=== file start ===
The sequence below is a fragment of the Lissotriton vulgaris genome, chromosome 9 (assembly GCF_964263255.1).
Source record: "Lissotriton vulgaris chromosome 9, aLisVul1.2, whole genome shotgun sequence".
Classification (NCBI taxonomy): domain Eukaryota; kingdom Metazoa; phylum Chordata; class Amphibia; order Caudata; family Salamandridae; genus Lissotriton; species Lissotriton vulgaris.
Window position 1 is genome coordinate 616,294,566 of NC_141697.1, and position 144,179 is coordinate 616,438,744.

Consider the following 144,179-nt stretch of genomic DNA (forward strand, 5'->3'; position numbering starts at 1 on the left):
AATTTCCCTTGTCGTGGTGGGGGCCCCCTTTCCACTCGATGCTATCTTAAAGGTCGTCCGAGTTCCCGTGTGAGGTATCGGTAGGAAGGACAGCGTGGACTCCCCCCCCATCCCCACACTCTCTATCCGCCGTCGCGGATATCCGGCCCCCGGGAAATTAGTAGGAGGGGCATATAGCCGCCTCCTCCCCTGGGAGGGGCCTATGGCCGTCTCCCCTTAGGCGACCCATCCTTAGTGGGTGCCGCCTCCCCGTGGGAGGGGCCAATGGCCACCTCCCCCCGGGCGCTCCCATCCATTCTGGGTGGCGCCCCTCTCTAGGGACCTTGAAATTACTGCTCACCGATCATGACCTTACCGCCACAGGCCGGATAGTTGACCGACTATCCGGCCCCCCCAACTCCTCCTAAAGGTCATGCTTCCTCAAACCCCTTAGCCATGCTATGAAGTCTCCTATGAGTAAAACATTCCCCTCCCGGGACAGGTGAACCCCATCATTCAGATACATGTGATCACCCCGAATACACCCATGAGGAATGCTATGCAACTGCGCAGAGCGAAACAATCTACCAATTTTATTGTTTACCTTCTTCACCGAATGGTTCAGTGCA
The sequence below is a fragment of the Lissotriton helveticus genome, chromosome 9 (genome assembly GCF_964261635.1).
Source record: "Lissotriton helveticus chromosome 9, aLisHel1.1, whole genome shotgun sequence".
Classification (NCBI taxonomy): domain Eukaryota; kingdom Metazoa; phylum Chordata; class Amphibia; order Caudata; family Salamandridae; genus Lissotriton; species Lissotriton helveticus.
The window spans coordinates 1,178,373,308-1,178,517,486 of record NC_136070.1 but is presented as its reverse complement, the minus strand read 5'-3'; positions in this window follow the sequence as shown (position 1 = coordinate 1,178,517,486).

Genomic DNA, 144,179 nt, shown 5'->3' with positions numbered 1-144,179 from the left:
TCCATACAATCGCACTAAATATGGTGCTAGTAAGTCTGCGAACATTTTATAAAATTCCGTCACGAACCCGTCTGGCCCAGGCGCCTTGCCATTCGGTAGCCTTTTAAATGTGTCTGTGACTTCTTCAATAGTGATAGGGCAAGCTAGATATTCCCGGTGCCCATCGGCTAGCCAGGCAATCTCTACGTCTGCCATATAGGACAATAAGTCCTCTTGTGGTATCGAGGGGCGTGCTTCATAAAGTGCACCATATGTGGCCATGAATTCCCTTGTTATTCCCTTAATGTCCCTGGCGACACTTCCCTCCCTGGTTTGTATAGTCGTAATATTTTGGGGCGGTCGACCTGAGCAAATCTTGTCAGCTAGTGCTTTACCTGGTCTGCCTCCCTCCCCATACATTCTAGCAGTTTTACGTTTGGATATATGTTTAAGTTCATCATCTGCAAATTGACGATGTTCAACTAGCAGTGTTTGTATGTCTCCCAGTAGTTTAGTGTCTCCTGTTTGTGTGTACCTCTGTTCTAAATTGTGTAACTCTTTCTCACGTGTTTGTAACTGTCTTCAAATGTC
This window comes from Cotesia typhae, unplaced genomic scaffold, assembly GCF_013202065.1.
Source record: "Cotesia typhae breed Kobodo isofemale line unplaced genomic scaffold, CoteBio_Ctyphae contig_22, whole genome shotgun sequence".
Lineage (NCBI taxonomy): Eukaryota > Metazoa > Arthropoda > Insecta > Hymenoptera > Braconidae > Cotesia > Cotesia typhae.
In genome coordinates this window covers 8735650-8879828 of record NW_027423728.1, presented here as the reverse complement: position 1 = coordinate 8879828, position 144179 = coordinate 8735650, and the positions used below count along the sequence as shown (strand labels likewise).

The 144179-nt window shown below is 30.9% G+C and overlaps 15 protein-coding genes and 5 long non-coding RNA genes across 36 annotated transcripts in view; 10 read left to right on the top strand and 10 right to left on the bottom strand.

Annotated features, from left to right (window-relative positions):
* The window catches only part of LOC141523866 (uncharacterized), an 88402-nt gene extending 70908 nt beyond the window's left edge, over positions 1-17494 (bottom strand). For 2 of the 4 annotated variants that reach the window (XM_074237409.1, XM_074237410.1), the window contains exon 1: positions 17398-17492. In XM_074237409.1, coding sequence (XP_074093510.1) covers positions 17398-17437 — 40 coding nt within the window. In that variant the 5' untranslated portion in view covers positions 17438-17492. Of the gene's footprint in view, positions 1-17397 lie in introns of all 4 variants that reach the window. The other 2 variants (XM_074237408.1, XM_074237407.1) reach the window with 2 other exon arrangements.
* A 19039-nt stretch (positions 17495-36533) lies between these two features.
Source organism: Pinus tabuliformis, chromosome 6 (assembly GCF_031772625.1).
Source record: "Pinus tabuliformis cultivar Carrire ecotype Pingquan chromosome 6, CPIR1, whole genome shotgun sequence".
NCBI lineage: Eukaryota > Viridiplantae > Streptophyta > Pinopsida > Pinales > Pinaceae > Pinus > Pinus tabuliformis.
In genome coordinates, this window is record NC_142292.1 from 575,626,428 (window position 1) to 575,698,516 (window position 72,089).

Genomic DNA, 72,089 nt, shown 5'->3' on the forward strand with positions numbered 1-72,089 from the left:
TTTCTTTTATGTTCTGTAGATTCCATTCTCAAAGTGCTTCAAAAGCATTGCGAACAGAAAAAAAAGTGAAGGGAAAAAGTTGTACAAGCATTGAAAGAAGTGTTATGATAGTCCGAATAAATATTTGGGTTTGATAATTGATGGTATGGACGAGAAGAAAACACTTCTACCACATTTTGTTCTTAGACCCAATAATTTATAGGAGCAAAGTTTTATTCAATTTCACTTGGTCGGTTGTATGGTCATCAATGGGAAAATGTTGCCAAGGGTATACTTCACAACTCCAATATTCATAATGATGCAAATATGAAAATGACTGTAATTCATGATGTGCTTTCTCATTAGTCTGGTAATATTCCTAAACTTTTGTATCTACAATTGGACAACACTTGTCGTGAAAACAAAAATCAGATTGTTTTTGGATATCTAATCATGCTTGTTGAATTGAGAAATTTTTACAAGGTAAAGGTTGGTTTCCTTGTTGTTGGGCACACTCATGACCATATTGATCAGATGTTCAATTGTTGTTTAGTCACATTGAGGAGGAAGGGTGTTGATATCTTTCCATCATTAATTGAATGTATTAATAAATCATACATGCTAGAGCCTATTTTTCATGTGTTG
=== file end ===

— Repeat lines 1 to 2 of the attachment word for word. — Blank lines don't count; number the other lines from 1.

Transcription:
The sequence below is a fragment of the Lissotriton vulgaris genome, chromosome 9 (assembly GCF_964263255.1).
Source record: "Lissotriton vulgaris chromosome 9, aLisVul1.2, whole genome shotgun sequence".